Giles Fraser looks back without anger

The Guardian profiles the Rev. Canon Giles Fraser, who resigned as canon chancellor at St. Paul’s Cathedral in London rather than be part of the team that assented to a once-planned, but since-dealyed police action against Occupy London.

Fraser’s response to the situation at St. Paul’s makes for an interesting compare and contrast with the events of the past weekend involving Trinity, Wall Street and Occupy Wall Street.

“This year has been a bit like cricket,” he says. “Nothing happens for a very long time and then it is all excitement – it’s a bit much. Things changed for me overnight. I had no idea it was coming.” He whips out a psychedelic iPhone and shows 60 police cars converging on St Paul’s one October night. It was 7.30pm – the evening service was at 8pm. He asked the police to let him persuade protesters to stand down peacefully. “That is when I got fitted up by the press as Wat Tyler,” he laughs. “I was just trying to facilitate access to the cathedral.”

He resigned because “I couldn’t survive at this place if we went along with an injunction to kick the protesters out”. What he said at the time was that he did not want to see “Dale Farm on the steps of St Paul’s”. His Scandinavian wife, Sally, and three children were – and are – supportive, but he is concerned for his eldest daughter, who is in her GCSE year. And he does refer to the “emotional fallout” – the “What have you done?” moments. He waves at the room we are in (the house goes with the job): “I have a lovely house… and I love St Paul’s…”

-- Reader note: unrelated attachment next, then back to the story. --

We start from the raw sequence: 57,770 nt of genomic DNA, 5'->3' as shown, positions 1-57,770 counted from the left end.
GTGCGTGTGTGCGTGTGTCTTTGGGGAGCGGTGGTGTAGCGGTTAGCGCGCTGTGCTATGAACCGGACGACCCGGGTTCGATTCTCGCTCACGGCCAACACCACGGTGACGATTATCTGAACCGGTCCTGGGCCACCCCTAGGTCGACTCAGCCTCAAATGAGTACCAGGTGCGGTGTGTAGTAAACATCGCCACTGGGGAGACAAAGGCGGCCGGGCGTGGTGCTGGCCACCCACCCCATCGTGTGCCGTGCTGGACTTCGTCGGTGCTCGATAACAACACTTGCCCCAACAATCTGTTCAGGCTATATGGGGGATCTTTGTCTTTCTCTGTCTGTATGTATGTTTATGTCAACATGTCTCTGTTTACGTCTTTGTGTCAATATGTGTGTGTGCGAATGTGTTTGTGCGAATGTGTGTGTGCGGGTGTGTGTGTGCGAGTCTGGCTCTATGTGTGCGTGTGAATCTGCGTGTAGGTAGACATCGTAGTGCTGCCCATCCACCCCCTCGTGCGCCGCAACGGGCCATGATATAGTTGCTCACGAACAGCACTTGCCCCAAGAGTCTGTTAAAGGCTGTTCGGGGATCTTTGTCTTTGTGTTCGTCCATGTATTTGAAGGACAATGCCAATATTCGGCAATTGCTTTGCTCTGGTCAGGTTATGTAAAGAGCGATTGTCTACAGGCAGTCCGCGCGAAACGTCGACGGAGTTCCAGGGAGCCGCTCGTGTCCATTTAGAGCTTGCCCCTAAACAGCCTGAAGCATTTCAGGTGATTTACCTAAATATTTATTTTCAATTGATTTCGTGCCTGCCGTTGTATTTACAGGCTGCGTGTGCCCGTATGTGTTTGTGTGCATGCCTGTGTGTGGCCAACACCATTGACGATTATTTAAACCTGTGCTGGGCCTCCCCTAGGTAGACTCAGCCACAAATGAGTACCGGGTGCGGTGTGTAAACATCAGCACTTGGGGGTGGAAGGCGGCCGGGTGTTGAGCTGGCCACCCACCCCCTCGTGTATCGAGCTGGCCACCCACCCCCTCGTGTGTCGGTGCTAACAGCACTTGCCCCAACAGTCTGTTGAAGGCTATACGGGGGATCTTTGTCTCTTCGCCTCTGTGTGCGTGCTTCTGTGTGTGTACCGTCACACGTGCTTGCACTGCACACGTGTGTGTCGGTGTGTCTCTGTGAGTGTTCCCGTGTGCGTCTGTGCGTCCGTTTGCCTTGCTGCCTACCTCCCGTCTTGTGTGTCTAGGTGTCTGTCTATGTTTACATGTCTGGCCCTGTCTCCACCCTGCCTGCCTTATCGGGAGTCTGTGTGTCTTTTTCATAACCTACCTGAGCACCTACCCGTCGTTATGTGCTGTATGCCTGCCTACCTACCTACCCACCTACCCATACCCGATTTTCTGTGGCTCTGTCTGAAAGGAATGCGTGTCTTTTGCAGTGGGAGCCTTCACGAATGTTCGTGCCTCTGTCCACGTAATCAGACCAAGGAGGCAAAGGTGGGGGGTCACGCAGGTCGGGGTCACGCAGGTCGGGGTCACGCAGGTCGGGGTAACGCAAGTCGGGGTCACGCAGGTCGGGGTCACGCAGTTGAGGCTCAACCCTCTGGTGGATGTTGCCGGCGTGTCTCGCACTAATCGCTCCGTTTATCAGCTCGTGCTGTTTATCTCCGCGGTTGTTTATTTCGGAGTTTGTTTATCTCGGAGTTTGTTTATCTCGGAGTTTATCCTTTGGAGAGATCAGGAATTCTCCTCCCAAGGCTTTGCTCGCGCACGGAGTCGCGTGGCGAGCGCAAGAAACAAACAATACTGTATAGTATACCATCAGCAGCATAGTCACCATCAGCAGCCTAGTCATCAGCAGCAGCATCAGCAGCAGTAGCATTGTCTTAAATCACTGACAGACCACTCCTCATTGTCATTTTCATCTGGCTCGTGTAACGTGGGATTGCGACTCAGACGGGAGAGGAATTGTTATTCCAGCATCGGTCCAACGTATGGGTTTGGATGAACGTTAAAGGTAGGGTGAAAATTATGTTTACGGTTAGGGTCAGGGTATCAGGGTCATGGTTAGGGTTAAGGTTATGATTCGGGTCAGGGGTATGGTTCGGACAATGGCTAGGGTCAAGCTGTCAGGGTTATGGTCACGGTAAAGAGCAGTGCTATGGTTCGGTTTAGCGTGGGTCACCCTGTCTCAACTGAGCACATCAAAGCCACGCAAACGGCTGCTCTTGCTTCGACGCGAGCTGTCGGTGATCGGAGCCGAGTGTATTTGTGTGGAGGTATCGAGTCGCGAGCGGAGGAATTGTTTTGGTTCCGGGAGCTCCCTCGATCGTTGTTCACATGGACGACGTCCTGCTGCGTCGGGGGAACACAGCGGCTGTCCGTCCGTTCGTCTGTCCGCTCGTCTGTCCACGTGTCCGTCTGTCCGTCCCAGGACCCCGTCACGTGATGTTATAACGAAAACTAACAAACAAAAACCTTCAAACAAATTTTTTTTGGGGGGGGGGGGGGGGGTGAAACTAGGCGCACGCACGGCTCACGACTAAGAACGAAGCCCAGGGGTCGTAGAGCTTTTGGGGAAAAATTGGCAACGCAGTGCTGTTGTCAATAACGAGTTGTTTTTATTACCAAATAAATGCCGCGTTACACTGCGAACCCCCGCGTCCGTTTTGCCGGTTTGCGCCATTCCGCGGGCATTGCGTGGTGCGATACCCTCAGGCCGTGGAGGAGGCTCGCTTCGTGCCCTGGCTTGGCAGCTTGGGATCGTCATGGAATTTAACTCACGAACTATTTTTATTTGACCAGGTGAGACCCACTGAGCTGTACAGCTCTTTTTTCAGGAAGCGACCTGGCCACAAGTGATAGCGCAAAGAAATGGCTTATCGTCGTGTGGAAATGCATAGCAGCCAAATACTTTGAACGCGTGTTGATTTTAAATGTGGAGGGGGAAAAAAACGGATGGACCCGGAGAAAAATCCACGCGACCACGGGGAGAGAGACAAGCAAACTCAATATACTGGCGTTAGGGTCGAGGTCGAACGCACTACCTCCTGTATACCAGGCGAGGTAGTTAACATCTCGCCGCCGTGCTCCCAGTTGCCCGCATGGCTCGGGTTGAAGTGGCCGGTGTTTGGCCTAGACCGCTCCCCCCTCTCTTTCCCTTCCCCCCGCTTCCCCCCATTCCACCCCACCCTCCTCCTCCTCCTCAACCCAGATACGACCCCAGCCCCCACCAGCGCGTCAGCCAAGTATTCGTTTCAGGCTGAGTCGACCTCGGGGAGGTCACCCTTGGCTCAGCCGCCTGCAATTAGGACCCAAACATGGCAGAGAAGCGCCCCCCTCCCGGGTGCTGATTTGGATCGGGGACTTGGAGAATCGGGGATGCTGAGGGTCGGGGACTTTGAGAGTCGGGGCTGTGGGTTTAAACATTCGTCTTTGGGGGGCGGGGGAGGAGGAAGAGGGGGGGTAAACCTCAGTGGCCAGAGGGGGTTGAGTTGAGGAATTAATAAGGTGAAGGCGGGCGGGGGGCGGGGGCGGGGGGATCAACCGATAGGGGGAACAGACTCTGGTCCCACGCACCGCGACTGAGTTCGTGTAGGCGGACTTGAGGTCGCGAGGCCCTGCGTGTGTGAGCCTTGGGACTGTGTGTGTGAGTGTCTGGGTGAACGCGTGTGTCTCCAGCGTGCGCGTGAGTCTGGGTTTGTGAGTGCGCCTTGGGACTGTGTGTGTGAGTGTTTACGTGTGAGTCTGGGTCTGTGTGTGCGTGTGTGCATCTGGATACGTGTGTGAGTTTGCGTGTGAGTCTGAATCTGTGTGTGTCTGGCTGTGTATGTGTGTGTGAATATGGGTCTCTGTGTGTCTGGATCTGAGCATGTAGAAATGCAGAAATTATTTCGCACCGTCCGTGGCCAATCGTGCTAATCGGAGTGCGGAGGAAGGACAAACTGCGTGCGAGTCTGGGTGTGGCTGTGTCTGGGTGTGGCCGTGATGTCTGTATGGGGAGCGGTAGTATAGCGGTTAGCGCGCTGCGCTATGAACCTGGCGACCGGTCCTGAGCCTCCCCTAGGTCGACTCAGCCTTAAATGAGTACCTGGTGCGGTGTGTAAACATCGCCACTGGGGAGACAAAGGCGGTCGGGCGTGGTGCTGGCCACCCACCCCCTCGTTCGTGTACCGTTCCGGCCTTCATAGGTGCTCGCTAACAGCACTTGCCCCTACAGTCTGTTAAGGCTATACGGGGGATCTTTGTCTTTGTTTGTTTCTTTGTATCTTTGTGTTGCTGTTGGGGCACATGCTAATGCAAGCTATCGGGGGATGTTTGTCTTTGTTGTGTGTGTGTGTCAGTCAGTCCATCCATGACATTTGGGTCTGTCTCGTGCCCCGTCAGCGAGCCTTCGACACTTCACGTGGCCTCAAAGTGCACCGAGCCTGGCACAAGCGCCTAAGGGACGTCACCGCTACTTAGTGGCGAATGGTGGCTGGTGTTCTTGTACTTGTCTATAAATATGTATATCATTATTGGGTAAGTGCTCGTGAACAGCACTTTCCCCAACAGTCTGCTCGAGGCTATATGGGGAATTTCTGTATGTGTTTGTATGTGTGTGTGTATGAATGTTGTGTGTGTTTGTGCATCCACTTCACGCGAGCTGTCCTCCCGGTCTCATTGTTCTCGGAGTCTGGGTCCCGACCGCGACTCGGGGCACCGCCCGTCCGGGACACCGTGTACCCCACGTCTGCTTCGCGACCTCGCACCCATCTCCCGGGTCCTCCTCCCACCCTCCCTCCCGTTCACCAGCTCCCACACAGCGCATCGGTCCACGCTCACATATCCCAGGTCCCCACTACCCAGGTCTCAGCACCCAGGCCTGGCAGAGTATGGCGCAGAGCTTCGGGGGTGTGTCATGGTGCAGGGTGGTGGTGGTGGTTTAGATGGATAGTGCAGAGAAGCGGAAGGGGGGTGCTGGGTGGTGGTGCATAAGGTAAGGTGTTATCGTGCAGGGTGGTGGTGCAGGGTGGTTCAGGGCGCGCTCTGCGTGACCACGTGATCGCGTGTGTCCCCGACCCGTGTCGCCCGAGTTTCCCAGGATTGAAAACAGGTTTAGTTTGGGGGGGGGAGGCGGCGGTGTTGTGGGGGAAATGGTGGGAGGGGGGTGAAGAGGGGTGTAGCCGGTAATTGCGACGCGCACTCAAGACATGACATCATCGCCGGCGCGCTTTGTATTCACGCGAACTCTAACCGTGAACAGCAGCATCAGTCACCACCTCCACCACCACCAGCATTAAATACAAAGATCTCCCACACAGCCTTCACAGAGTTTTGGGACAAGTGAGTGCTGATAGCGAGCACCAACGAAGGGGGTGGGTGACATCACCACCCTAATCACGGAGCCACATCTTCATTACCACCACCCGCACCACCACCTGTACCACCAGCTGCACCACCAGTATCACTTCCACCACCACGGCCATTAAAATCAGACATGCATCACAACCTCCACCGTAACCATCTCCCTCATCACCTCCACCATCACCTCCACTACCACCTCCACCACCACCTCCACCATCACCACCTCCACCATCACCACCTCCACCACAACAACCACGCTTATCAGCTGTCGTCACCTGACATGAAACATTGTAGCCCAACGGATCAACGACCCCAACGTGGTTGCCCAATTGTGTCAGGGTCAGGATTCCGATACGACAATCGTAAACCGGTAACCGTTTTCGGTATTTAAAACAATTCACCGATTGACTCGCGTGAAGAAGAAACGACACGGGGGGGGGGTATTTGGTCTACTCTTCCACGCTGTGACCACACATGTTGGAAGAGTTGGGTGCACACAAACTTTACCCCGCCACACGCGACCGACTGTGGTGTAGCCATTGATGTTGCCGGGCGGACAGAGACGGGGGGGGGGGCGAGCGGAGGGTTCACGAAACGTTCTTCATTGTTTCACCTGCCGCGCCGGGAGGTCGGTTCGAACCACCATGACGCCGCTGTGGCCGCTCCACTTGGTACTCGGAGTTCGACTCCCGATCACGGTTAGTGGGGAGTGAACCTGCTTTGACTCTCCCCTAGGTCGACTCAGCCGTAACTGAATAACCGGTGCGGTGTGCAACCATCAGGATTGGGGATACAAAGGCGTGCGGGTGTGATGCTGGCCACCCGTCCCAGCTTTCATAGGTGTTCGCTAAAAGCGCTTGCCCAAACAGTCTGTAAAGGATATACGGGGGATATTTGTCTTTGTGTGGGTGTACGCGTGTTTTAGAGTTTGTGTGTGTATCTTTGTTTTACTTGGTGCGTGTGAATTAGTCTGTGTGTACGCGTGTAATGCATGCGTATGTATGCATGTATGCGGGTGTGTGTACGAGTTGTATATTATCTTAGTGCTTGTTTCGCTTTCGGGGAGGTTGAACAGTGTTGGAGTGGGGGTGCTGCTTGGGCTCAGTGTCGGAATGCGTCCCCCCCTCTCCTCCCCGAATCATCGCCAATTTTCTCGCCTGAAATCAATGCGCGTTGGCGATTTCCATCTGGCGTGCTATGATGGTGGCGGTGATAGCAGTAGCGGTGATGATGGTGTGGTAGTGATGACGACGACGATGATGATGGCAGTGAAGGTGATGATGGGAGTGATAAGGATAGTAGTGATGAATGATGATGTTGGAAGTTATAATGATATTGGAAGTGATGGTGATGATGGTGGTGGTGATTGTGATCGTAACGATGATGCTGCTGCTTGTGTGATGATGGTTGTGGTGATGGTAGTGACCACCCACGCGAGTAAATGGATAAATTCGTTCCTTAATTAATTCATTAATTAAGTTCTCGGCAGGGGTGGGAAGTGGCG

Might he have jumped the gun? “No, I had to go.” Besides, his robust action may have encouraged people to rethink the seriousness of the situation. He remains unswervingly positive about Occupy as a “new form of protest”. He characterises it as “frustratingly democratic” because when he has said to protesters “take me to your leader”, there has turned out to be no leader. And yet, as he remarks, the advantage of this is obvious: “You have to engage with the issues.”

Then there is this line: “Economic justice is the number one moral issue in the Bible.”

I am wondering how often the church acts as though it believes this.

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